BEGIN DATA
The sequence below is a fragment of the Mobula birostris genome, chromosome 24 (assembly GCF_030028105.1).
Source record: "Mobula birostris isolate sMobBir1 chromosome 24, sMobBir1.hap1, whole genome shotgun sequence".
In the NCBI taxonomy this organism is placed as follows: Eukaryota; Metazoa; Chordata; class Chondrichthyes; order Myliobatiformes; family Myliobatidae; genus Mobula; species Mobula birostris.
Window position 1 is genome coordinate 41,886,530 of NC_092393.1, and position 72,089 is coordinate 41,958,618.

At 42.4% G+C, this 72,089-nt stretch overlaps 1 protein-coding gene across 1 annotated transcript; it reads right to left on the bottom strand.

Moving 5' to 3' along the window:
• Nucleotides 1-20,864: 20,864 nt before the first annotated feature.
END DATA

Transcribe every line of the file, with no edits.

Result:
The sequence below is a fragment of the Mobula birostris genome, chromosome 24 (assembly GCF_030028105.1).
Source record: "Mobula birostris isolate sMobBir1 chromosome 24, sMobBir1.hap1, whole genome shotgun sequence".
In the NCBI taxonomy this organism is placed as follows: Eukaryota; Metazoa; Chordata; class Chondrichthyes; order Myliobatiformes; family Myliobatidae; genus Mobula; species Mobula birostris.
Window position 1 is genome coordinate 41,886,530 of NC_092393.1, and position 72,089 is coordinate 41,958,618.

At 42.4% G+C, this 72,089-nt stretch overlaps 1 protein-coding gene across 1 annotated transcript; it reads right to left on the bottom strand.

Moving 5' to 3' along the window:
• Nucleotides 1-20,864: 20,864 nt before the first annotated feature.